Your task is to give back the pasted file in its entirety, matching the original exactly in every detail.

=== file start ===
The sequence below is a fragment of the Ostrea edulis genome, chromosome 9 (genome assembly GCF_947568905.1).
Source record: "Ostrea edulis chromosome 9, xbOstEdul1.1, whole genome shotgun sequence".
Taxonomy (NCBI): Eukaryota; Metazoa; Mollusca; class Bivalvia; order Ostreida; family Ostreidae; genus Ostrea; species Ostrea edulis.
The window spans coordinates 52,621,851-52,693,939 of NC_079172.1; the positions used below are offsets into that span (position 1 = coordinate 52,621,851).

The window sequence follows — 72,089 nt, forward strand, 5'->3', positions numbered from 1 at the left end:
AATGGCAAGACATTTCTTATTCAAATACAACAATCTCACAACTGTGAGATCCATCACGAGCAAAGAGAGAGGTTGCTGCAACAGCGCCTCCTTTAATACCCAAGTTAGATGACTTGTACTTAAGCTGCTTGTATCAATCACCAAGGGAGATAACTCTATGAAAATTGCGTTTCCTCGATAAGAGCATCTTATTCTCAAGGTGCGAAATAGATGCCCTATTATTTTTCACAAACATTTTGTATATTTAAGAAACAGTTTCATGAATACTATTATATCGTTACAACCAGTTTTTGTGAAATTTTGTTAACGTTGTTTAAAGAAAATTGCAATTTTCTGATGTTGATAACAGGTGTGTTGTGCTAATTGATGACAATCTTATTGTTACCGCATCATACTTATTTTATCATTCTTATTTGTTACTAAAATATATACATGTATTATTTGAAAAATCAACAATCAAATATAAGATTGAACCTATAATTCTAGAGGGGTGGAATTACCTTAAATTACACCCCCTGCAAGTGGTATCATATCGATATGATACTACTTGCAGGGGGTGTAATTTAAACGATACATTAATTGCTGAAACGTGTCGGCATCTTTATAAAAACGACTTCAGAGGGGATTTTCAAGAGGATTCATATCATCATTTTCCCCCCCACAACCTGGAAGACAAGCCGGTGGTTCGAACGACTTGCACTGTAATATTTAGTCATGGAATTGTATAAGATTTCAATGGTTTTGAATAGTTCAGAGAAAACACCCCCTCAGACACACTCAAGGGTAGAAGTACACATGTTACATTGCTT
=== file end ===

The sequence below is a fragment of the Ostrea edulis genome, chromosome 9 (genome assembly GCF_947568905.1).
Source record: "Ostrea edulis chromosome 9, xbOstEdul1.1, whole genome shotgun sequence".
Taxonomy (NCBI): Eukaryota; Metazoa; Mollusca; class Bivalvia; order Ostreida; family Ostreidae; genus Ostrea; species Ostrea edulis.
The window spans coordinates 52,621,851-52,693,939 of NC_079172.1; the positions used below are offsets into that span (position 1 = coordinate 52,621,851).

The window sequence follows — 72,089 nt, forward strand, 5'->3', positions numbered from 1 at the left end:
AATGGCAAGACATTTCTTATTCAAATACAACAATCTCACAACTGTGAGATCCATCACGAGCAAAGAGAGAGGTTGCTGCAACAGCGCCTCCTTTAATACCCAAGTTAGATGACTTGTACTTAAGCTGCTTGTATCAATCACCAAGGGAGATAACTCTATGAAAATTGCGTTTCCTCGATAAGAGCATCTTATTCTCAAGGTGCGAAATAGATGCCCTATTATTTTTCACAAACATTTTGTATATTTAAGAAACAGTTTCATGAATACTATTATATCGTTACAACCAGTTTTTGTGAAATTTTGTTAACGTTGTTTAAAGAAAATTGCAATTTTCTGATGTTGATAACAGGTGTGTTGTGCTAATTGATGACAATCTTATTGTTACCGCATCATACTTATTTTATCATTCTTATTTGTTACTAAAATATATACATGTATTATTTGAAAAATCAACAATCAAATATAAGATTGAACCTATAATTCTAGAGGGGTGGAATTACCTTAAATTACACCCCCTGCAAGTGGTATCATATCGATATGATACTACTTGCAGGGGGTGTAATTTAAACGATACATTAATTGCTGAAACGTGTCGGCATCTTTATAAAAACGACTTCAGAGGGGATTTTCAAGAGGATTCATATCATCATTTTCCCCCCCACAACCTGGAAGACAAGCCGGTGGTTCGAACGACTTGCACTGTAATATTTAGTCATGGAATTGTATAAGATTTCAATGGTTTTGAATAGTTCAGAGAAAACACCCCCTCAGACACACTCAAGGGTAGAAGTACACATGTTACATTGCTT